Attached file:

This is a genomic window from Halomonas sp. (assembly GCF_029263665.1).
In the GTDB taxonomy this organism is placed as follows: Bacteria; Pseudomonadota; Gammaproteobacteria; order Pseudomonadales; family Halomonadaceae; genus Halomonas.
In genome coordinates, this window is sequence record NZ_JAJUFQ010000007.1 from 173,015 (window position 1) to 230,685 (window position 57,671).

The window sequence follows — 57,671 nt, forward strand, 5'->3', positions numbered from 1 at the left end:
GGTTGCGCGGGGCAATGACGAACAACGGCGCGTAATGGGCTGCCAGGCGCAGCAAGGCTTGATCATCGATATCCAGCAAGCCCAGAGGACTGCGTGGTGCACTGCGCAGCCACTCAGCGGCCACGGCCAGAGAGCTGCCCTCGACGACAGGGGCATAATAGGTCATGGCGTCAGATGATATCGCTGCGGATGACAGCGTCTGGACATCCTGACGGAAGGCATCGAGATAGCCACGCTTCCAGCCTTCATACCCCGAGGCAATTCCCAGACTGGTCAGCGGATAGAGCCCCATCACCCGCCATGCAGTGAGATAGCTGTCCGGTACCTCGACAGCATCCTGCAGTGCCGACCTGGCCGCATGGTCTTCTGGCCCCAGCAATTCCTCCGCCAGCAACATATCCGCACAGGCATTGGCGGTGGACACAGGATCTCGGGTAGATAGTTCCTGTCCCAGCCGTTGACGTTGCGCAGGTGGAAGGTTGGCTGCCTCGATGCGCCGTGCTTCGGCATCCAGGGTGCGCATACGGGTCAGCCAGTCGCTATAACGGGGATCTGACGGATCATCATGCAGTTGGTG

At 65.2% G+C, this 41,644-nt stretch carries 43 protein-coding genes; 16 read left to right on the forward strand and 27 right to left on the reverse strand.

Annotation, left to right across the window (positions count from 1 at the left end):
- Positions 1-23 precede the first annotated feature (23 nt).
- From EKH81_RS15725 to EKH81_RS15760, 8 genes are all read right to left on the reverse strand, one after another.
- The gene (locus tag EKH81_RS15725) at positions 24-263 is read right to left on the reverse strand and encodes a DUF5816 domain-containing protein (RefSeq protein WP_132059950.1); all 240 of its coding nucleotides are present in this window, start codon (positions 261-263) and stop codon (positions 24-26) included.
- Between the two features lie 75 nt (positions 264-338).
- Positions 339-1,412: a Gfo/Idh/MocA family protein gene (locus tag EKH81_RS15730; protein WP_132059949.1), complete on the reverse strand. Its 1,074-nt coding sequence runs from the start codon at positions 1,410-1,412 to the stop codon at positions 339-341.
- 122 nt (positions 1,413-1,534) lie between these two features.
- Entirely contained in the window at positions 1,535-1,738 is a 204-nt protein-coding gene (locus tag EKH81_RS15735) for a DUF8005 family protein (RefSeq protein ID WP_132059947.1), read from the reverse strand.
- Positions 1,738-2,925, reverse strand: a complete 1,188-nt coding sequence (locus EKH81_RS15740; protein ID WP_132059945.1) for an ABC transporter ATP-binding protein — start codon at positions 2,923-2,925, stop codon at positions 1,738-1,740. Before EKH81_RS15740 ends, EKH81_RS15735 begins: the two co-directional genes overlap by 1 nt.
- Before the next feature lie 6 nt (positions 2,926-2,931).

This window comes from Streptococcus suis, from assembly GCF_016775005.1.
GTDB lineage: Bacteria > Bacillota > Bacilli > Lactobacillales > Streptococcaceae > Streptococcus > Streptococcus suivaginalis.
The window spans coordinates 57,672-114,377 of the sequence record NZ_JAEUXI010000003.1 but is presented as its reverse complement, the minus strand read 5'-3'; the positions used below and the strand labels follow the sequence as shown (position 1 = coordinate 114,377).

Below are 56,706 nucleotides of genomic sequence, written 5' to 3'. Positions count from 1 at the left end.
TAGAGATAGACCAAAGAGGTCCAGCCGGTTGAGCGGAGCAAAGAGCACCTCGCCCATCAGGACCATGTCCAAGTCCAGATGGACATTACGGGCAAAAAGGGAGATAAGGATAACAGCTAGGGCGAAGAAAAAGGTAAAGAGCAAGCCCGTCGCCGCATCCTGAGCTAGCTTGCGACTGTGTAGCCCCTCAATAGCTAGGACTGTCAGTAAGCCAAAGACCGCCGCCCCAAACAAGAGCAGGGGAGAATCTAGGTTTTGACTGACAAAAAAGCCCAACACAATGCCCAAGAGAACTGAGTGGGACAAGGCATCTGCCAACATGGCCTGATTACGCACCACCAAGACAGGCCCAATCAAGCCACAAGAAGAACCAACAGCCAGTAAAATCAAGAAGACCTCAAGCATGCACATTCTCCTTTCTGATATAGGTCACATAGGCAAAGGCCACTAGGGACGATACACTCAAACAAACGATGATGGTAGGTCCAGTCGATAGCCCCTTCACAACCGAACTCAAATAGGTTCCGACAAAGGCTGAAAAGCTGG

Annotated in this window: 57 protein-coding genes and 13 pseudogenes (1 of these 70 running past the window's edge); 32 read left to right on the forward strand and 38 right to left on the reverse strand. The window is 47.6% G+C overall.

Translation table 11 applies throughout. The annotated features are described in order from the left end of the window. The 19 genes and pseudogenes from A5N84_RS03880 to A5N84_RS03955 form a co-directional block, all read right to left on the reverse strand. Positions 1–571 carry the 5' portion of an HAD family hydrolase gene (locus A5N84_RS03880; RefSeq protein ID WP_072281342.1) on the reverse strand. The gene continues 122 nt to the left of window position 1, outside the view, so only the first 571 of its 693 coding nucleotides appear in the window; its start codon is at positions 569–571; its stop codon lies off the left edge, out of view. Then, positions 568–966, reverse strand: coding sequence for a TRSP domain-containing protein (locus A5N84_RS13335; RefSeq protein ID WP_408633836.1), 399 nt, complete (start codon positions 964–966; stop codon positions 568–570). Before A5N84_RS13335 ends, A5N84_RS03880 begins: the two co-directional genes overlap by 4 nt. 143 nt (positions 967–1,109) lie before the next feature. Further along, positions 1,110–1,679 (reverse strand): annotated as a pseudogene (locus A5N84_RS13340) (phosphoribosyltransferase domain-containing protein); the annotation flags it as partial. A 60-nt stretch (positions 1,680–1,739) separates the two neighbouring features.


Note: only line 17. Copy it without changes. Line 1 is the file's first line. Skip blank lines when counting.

This window comes from Streptococcus suis, from assembly GCF_016775005.1.